Similarly, this requirement should extend to individuals who are dually-licensed and regulated by more than one Responsible Regulator. The Responsible Regulator for the individual should be the same as the Responsible Regulator for the individual’s employer or its affiliates.

Recommendation #2 - Harmonization

IIROC registrants are already subject to high standards that protect investors. For example, IIROC registrants are subject to rules which include the requirement to observe high standards of ethics and conduct in the transaction of their business. OSC, IIROC and MFDA registrants are all required to act honestly, fairly and in good faith. IIROC looks forward to working with the other Responsible Regulators and stakeholders to develop consistent, high standards for Financial Planners which are the same or as rigorous as the IIROC rules in this regard.

IIROC recommends that each Responsible Regulator use these common standards to develop its own rules that are equivalent to, or exceed those standards. This will allow each Responsible Regulator to tailor its rules to reflect the specific and unique nature of its registrants, and also to provide for internal consistency with its existing rules.

IIROC agrees that the answer to the question of what is required to be a Financial Planner must be the same across all of the Responsible Regulators. We fully support harmonization of the education, training, credentialing and licensing of individuals engaged in the provision of Financial Planning. However, harmonization may not necessarily mean recognition of a single credential or designation, to the exclusion of all others. We believe there are opportunities to leverage off of existing proficiency programs and providers. We also support a continuing education requirement for individuals engaged in Financial Planning.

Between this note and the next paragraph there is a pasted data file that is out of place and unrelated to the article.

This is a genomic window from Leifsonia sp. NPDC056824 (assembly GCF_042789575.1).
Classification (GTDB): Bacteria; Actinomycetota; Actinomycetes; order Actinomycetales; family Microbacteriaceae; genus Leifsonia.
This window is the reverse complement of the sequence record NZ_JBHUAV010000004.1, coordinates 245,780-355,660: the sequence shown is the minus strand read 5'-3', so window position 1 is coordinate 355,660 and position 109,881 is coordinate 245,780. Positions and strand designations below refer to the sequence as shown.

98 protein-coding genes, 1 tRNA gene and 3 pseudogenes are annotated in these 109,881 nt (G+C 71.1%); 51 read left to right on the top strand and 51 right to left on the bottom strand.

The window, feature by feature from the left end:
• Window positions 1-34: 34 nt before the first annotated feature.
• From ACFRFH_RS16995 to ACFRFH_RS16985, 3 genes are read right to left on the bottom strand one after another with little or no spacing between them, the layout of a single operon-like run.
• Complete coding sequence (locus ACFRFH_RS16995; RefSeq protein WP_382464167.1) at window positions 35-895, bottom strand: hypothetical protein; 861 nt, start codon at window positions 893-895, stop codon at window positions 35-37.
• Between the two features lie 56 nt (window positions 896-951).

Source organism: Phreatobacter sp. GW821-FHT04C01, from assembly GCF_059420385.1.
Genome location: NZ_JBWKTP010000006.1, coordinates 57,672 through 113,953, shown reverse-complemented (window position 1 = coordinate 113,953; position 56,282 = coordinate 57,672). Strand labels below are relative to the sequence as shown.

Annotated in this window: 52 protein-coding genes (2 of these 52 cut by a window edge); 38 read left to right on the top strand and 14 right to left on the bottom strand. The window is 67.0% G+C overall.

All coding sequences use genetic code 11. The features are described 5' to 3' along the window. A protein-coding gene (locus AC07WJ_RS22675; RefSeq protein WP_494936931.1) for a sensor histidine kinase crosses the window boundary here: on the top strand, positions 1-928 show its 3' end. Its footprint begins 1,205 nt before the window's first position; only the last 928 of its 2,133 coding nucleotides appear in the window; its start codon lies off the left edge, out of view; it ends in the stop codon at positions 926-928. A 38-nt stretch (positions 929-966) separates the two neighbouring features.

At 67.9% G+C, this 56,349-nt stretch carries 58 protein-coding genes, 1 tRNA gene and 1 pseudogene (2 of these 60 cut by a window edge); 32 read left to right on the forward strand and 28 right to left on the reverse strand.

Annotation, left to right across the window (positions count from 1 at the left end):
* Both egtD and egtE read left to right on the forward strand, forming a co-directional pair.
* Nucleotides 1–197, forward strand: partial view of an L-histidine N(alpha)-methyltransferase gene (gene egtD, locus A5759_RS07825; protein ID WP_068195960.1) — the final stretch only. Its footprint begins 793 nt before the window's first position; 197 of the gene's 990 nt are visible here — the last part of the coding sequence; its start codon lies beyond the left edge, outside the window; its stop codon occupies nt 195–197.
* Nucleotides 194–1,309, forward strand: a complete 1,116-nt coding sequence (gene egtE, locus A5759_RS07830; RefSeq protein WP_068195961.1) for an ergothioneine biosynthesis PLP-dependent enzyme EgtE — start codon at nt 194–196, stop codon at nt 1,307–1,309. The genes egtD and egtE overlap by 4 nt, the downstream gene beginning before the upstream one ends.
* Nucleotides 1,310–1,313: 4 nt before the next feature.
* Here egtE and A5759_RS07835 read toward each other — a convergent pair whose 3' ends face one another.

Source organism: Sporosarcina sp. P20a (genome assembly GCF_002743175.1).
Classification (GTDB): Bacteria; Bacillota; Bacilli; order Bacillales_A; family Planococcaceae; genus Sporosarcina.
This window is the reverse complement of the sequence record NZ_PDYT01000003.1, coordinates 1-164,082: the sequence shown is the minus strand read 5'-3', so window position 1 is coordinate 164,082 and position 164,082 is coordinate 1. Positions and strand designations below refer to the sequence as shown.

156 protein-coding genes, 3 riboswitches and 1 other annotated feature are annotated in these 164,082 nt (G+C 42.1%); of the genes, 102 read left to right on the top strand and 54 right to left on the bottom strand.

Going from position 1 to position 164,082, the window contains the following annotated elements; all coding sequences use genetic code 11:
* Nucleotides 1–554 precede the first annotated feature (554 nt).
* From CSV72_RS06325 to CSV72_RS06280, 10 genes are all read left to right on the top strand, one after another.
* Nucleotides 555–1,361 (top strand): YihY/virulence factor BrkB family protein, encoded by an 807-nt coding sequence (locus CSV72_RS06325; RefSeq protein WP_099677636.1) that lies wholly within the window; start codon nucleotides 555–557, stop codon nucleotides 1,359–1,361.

In 2008 IIROC was prepared to move forward with rules establishing minimum standards for the provision of financial planning services by IIROC registrants. The objective of the proposed rule was to ensure that certain education and proficiency standards are met by those providing financial planning services and to ensure that specific standards are met in the supervision of these individuals. IIROC remains committed to achieving both of these objectives together with the other Responsible Regulators.

Harmonizing standards across the Responsible Regulators also provides a further opportunity for mutuality and reciprocity of sanctions. IIROC has already taken steps to negotiate formal agreements with other regulators across the country in efforts to mutualize sanctions ordered for serious misconduct.